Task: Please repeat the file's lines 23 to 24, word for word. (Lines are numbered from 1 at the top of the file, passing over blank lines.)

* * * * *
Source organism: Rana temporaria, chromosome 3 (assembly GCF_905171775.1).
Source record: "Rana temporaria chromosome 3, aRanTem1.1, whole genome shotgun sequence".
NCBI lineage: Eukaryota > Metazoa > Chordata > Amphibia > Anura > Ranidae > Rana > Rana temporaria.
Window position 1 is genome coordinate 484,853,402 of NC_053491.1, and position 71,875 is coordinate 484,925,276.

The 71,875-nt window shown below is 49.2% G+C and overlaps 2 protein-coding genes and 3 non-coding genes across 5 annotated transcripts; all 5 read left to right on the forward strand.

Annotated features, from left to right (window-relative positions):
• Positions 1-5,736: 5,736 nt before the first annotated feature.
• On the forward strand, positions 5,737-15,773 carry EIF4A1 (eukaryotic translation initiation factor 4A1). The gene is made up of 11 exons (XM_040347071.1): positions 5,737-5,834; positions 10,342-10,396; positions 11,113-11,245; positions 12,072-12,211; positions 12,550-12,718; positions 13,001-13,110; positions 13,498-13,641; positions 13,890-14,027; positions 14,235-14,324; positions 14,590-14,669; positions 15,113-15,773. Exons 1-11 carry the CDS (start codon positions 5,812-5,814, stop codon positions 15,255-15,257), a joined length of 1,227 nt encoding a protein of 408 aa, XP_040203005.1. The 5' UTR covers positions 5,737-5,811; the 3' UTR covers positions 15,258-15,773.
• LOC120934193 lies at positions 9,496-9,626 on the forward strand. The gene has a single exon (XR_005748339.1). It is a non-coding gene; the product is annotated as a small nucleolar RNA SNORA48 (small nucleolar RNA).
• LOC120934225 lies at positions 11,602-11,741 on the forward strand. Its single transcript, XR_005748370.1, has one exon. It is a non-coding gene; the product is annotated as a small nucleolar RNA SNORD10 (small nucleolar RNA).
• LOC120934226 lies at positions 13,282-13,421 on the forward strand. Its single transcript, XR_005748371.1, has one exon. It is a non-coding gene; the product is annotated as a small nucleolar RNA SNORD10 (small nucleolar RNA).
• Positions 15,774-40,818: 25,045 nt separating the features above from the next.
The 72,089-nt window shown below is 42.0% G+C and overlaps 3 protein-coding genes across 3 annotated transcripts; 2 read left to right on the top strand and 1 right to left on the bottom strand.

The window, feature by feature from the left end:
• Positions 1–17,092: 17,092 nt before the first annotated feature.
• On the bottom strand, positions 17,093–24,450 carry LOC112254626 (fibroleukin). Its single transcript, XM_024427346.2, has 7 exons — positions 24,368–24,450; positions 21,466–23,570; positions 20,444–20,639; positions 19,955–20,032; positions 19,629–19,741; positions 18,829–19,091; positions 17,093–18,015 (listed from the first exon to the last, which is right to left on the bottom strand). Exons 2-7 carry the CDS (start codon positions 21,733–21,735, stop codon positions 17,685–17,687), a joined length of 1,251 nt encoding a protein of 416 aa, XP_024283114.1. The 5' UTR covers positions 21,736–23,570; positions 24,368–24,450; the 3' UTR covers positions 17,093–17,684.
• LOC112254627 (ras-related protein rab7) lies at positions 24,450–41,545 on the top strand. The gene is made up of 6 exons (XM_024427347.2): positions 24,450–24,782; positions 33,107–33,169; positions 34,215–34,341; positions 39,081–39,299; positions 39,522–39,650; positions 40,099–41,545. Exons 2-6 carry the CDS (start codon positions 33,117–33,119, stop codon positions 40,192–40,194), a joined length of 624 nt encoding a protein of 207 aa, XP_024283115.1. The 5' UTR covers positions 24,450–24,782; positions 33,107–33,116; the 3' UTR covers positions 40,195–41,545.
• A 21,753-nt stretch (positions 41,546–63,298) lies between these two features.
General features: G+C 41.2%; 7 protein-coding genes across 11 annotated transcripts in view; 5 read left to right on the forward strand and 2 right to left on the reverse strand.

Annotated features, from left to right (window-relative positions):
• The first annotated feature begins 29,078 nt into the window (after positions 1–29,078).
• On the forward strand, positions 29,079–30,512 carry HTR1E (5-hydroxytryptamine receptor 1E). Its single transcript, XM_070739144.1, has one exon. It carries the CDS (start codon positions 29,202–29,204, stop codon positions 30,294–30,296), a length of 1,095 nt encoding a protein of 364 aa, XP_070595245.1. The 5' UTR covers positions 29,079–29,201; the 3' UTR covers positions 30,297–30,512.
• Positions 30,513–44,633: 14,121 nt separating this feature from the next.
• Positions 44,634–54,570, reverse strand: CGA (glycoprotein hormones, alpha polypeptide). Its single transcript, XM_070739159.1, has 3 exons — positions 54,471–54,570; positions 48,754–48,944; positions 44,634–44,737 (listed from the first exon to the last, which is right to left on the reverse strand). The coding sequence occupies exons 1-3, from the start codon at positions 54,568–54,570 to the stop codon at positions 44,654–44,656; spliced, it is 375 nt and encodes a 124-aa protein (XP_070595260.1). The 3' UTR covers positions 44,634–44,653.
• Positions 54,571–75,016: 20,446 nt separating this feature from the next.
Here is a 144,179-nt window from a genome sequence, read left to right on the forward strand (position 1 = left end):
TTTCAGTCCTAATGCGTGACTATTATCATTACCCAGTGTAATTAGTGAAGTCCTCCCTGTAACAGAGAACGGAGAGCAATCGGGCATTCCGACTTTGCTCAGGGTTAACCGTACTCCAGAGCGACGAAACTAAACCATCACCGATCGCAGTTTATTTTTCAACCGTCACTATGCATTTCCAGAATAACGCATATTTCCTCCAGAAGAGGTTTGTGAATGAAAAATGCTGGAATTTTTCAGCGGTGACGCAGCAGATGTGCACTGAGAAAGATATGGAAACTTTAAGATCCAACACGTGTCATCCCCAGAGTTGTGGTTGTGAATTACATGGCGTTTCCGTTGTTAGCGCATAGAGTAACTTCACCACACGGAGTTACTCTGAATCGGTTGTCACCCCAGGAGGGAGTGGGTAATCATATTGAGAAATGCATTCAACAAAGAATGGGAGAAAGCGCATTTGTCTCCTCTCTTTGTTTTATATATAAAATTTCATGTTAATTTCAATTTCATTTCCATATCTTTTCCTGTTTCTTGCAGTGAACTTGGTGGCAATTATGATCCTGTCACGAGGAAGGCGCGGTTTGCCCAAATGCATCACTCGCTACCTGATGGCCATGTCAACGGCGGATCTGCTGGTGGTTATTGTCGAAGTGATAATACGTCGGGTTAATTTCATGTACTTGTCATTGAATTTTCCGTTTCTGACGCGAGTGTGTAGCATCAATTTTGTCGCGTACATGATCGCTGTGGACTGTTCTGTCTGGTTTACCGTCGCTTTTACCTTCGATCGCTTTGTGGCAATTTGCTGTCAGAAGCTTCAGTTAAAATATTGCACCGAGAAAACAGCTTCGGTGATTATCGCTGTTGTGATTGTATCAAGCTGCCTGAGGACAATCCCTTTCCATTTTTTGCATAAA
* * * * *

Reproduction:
• Positions 30,513–44,633: 14,121 nt separating this feature from the next.
• Positions 44,634–54,570, reverse strand: CGA (glycoprotein hormones, alpha polypeptide). Its single transcript, XM_070739159.1, has 3 exons — positions 54,471–54,570; positions 48,754–48,944; positions 44,634–44,737 (listed from the first exon to the last, which is right to left on the reverse strand). The coding sequence occupies exons 1-3, from the start codon at positions 54,568–54,570 to the stop codon at positions 44,654–44,656; spliced, it is 375 nt and encodes a 124-aa protein (XP_070595260.1). The 3' UTR covers positions 44,634–44,653.